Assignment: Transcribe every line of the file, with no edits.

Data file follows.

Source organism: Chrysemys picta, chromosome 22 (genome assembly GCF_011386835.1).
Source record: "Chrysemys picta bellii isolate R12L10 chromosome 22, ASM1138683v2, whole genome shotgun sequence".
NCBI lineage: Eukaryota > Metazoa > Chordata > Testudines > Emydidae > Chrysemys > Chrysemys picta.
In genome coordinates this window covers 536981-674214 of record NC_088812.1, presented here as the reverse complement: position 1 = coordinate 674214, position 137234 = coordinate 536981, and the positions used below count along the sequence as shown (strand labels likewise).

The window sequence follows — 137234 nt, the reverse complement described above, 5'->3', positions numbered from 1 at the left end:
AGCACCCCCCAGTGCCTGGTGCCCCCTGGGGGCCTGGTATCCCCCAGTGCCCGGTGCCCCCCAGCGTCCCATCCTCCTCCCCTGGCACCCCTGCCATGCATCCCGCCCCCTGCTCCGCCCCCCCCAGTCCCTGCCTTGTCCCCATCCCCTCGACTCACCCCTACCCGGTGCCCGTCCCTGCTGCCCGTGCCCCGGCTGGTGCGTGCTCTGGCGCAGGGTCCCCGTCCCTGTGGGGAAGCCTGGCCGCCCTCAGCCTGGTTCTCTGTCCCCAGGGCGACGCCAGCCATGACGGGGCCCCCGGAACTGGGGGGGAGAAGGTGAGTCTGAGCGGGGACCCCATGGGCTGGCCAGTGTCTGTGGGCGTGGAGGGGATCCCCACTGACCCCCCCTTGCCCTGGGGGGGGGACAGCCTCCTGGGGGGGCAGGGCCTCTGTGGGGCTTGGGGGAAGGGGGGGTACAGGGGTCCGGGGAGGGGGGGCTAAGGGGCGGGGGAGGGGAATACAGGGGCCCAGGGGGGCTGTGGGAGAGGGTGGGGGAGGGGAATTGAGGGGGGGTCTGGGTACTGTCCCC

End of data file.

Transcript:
Source organism: Chrysemys picta, chromosome 22 (genome assembly GCF_011386835.1).
Source record: "Chrysemys picta bellii isolate R12L10 chromosome 22, ASM1138683v2, whole genome shotgun sequence".
NCBI lineage: Eukaryota > Metazoa > Chordata > Testudines > Emydidae > Chrysemys > Chrysemys picta.
In genome coordinates this window covers 536981-674214 of record NC_088812.1, presented here as the reverse complement: position 1 = coordinate 674214, position 137234 = coordinate 536981, and the positions used below count along the sequence as shown (strand labels likewise).

The window sequence follows — 137234 nt, the reverse complement described above, 5'->3', positions numbered from 1 at the left end:
AGCACCCCCCAGTGCCTGGTGCCCCCTGGGGGCCTGGTATCCCCCAGTGCCCGGTGCCCCCCAGCGTCCCATCCTCCTCCCCTGGCACCCCTGCCATGCATCCCGCCCCCTGCTCCGCCCCCCCCAGTCCCTGCCTTGTCCCCATCCCCTCGACTCACCCCTACCCGGTGCCCGTCCCTGCTGCCCGTGCCCCGGCTGGTGCGTGCTCTGGCGCAGGGTCCCCGTCCCTGTGGGGAAGCCTGGCCGCCCTCAGCCTGGTTCTCTGTCCCCAGGGCGACGCCAGCCATGACGGGGCCCCCGGAACTGGGGGGGAGAAGGTGAGTCTGAGCGGGGACCCCATGGGCTGGCCAGTGTCTGTGGGCGTGGAGGGGATCCCCACTGACCCCCCCTTGCCCTGGGGGGGGGACAGCCTCCTGGGGGGGCAGGGCCTCTGTGGGGCTTGGGGGAAGGGGGGGTACAGGGGTCCGGGGAGGGGGGGCTAAGGGGCGGGGGAGGGGAATACAGGGGCCCAGGGGGGCTGTGGGAGAGGGTGGGGGAGGGGAATTGAGGGGGGGTCTGGGTACTGTCCCC